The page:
Where are you from originally and where do you live now?
I was born in Houston and have jumped between California and Texas the last ten years.
My first drawings -when I was around 10 - were mock Garfield comics and Guns N Roses designs. I filled sketch books with Axl Rose portraits and cats eating lasagna. I moved on to graffiti in my teens and more focused work in my twenties. I moved to San Fransisco for school around 2001, and that shaped a lot of what I am doing now. I was heavily influenced by Barry McGee's transition in to the art world. He didn't conform to other people's ideas of how fine art was supposed to look. The Bay Area gave me hope because so many great artists with mostly graffiti backgrounds were getting recognized on a whole different level.
What is the theme of this show? Are there stories behind each painting?
I would say the theme is about traveling and searching for a new home. I have gone through a ton of changes the last year and was really yearning to plant some roots. I spent most of my twenties moving around so it kept all the people close to me at arms distance. I couldn't seem to commit to a path so I would just keep moving. In the last year I have returned to Houston to work for my family owned screen printing business, Black Swan Printing and am engaged to be married. The scenes change in the paintings and the once solo wanderer now has a partner to take on his journey. ("Blood Brothers")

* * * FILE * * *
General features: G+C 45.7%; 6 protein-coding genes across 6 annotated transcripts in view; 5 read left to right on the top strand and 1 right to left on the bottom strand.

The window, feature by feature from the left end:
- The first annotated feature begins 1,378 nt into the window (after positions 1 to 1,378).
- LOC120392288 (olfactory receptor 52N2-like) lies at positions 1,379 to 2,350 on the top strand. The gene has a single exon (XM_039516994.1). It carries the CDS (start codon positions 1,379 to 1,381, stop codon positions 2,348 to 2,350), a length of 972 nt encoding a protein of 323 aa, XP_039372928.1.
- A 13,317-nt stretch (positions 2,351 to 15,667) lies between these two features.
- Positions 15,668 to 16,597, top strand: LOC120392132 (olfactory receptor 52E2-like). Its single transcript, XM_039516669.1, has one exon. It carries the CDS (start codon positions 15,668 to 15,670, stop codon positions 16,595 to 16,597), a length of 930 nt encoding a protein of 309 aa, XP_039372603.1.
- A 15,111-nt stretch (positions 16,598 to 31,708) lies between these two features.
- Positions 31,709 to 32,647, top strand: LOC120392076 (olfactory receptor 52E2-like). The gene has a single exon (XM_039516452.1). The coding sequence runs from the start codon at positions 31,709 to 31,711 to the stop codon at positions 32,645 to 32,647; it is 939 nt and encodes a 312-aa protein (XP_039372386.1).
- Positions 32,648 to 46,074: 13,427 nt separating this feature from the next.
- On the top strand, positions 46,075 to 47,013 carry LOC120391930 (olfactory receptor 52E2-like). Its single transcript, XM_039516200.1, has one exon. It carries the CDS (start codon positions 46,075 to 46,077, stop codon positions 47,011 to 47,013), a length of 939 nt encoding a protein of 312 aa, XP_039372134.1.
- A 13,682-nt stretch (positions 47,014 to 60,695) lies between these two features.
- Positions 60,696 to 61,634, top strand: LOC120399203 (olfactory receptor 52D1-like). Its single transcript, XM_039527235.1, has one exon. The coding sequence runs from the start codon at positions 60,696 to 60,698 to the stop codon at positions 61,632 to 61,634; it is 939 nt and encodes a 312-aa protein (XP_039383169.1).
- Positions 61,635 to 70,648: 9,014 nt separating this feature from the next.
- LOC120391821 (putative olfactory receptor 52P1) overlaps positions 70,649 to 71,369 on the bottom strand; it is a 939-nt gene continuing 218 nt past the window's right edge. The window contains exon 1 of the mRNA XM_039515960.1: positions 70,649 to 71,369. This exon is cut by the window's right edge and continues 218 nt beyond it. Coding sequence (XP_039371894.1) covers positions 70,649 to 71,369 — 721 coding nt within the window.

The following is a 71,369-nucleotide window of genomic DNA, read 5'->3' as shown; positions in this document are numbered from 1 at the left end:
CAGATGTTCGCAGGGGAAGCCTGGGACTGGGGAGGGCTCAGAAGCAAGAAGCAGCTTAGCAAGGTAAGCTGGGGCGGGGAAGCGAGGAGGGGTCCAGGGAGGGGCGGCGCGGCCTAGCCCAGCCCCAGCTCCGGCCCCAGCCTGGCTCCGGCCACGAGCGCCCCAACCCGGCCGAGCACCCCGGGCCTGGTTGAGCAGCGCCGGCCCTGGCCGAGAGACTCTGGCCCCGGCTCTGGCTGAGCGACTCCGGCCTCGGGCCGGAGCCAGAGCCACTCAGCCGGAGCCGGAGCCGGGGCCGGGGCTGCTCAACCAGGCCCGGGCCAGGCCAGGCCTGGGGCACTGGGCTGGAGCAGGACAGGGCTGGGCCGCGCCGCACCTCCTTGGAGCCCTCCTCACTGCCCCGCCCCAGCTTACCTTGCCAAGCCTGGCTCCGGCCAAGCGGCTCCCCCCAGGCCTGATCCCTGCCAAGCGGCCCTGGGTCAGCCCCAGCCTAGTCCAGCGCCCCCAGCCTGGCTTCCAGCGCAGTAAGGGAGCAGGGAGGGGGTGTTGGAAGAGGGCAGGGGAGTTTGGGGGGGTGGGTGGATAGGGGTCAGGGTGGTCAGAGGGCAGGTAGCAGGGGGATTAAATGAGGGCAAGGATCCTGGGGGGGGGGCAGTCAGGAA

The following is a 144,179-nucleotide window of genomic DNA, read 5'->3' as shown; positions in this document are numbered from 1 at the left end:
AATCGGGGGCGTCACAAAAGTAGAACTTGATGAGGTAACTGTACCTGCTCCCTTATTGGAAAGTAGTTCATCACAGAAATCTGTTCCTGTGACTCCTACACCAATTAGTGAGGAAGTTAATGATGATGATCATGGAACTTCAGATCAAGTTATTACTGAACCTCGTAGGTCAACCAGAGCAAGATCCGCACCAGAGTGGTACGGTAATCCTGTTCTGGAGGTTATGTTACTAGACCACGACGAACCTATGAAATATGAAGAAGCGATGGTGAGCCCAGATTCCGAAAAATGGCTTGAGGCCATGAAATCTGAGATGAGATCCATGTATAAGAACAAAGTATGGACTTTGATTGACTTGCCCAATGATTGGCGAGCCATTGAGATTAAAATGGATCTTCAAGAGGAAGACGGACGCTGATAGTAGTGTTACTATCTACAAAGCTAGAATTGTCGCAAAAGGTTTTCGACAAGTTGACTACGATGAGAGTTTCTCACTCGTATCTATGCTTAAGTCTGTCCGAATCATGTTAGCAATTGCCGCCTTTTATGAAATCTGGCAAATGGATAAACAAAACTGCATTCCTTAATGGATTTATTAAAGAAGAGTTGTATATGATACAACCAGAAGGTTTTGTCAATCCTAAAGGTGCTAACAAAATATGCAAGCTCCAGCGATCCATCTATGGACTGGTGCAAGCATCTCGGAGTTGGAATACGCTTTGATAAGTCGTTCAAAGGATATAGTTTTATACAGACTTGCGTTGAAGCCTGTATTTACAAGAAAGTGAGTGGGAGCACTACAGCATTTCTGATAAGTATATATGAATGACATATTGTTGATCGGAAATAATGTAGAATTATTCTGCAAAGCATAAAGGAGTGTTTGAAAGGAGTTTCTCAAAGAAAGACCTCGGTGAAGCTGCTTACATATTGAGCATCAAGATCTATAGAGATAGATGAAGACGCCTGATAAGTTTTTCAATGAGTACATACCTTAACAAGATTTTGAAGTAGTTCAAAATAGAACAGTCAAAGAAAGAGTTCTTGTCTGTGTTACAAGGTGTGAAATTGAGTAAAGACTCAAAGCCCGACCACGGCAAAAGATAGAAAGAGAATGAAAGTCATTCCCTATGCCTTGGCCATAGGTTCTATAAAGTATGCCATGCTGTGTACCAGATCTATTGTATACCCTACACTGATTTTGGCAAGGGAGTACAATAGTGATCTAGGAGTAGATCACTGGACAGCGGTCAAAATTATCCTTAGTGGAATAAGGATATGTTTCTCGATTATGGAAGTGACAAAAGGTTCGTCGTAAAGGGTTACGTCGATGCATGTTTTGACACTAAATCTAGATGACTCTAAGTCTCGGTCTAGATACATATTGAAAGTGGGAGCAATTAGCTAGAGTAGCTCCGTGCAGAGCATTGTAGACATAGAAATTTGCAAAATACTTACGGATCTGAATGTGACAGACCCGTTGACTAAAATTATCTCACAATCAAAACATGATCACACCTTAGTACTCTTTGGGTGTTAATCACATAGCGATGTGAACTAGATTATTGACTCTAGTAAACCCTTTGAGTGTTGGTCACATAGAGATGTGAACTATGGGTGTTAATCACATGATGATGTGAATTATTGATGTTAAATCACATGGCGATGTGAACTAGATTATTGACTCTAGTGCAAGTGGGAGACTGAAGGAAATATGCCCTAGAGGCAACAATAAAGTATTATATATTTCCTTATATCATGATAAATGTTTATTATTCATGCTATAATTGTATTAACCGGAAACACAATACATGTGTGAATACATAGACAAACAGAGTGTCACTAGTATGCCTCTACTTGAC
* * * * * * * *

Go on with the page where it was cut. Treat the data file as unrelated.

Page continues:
In your artist statement you say that you create "shrines to self-destruction." Can you explain?
My work reads like a diary sometimes and the viewer can follow all my trials and tribulations. I pull my inspiration from life experience and use art as a means to sort through the clutter of emotions. I strive to be honest in my work and shed light to what inspires me at that given time. I try to give focus to both positive and negative experience because they are just as important in my growth as an artist and a human being. My art work has always helped me get through self destructive behavior by sharing it with others and really bringing it to focus.
Where do you get inspiration for your mystical, dramatic imagery?
I am drawn to sacred art of all kinds, but especially art that emphasizes a savior. I have never been a religious person but I find faith based imagery moving because of all the iconography. The awkward poses, halos, crowns, and crosses. I reuse pieces of early Renaissance paintings to bring the same focus to figures in my work.
Adrian Landon Brook's website.